What Would You Do With $10,000 Extra Dollars Every Year?
Buy 1,886 Stouffer’s Macaroni & Cheese Frozen Meals and turn my intestinal track into a cheesy slip-and-slide.
Or make a downpayment on a house. Or pay for months upon months of groceries. Or fund a full year of in-state college tuition. Or save for vacation, or invest in stocks, or open your own business.
That’s just some of what you can do with $10,000—and every single year, women are being denied those opportunities and more.
March 14th is Equal Pay Day.
Among full-time, year-round workers, women in the U.S. are typically paid only 84 cents for every dollar paid to men. While that 16-cent gap may seem insignificant, it adds up to a lifetime of losses—month after month, and year after year.
In its totality, the gender wage gap translates into $9,954 less per year in median earnings for women… and $398,160 over the course of a 40-year career.
That kind of money could mean owning a home. Paying for undergraduate and graduate educations. Saving not just for yourself, but for your children, and for their children.
Women aren’t able to pursue those possibilities—and for women of color, it’s even harder. Compared to white, non-Hispanic men, over the course of a 40-year career, Latinas lose $1,188,960, Native women lose $1,151,880, and Black women lose $907,680.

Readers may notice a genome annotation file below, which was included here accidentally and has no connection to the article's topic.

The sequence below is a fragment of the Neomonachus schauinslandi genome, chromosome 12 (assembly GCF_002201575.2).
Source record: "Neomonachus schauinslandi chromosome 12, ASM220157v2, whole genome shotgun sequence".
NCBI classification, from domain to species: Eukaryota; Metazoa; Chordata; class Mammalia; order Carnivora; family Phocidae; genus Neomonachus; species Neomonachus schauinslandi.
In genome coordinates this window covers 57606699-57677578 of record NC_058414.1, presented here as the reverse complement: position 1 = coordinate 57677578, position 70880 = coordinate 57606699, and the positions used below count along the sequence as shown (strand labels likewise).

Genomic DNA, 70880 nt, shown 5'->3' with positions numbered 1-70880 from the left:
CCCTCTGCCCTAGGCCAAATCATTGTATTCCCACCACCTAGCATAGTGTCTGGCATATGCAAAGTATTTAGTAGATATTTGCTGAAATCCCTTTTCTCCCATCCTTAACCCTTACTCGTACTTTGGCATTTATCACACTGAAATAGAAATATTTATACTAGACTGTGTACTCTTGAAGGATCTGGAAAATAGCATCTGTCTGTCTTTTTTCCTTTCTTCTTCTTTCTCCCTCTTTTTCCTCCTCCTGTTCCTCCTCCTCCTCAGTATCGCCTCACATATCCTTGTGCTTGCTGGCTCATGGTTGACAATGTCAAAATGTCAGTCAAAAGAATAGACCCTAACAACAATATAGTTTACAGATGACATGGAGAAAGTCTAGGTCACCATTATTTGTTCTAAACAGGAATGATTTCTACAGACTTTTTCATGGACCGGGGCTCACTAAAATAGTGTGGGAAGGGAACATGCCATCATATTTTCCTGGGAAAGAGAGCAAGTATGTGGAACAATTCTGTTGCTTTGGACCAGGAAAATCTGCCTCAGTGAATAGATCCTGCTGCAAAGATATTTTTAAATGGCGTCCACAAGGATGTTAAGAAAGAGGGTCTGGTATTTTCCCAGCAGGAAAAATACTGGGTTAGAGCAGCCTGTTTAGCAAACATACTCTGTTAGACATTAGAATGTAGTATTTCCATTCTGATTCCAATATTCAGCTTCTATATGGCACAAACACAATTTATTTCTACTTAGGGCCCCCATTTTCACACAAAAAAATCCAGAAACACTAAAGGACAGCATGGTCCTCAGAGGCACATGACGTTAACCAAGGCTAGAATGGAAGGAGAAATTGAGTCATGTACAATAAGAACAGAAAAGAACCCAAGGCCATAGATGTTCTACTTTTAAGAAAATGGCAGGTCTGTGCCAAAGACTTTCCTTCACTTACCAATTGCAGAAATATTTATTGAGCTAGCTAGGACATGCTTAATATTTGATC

That kind of money could be life-changing—and would have been lifesaving during the pandemic. Racist and sexist wage gaps have always existed, but COVID-19 drove new, harmful economic fissures, leaving women of color stranded at the intersection of racial, ethnic, and gender inequities.
Women have been stranded and shortchanged for too long.
Every year that we fail to act takes another $10,000 out of women’s pockets. And when those years turn into decades—and into hundreds of thousands of dollars—their lives end with what-could-have-beens, rather than what we should have done to support women and families right now.
Today and every day, we must:
- Advocate for policies that get us closer to achieving equal pay—including paid family and medical leave and high-quality, affordable child care.
- Call on Congress to pass the Paycheck Fairness Act—which would strengthen existing federal law against pay discrimination.
- Call on state legislatures to pass salary range transparency laws—which have been shown to help close wage gaps.
To learn more, check out our factsheet: The Wage Gap Robs Women Working Full Time, Year Round of Hundreds of Thousands of Dollars Over a Lifetime – National Women’s Law Center (nwlc.org)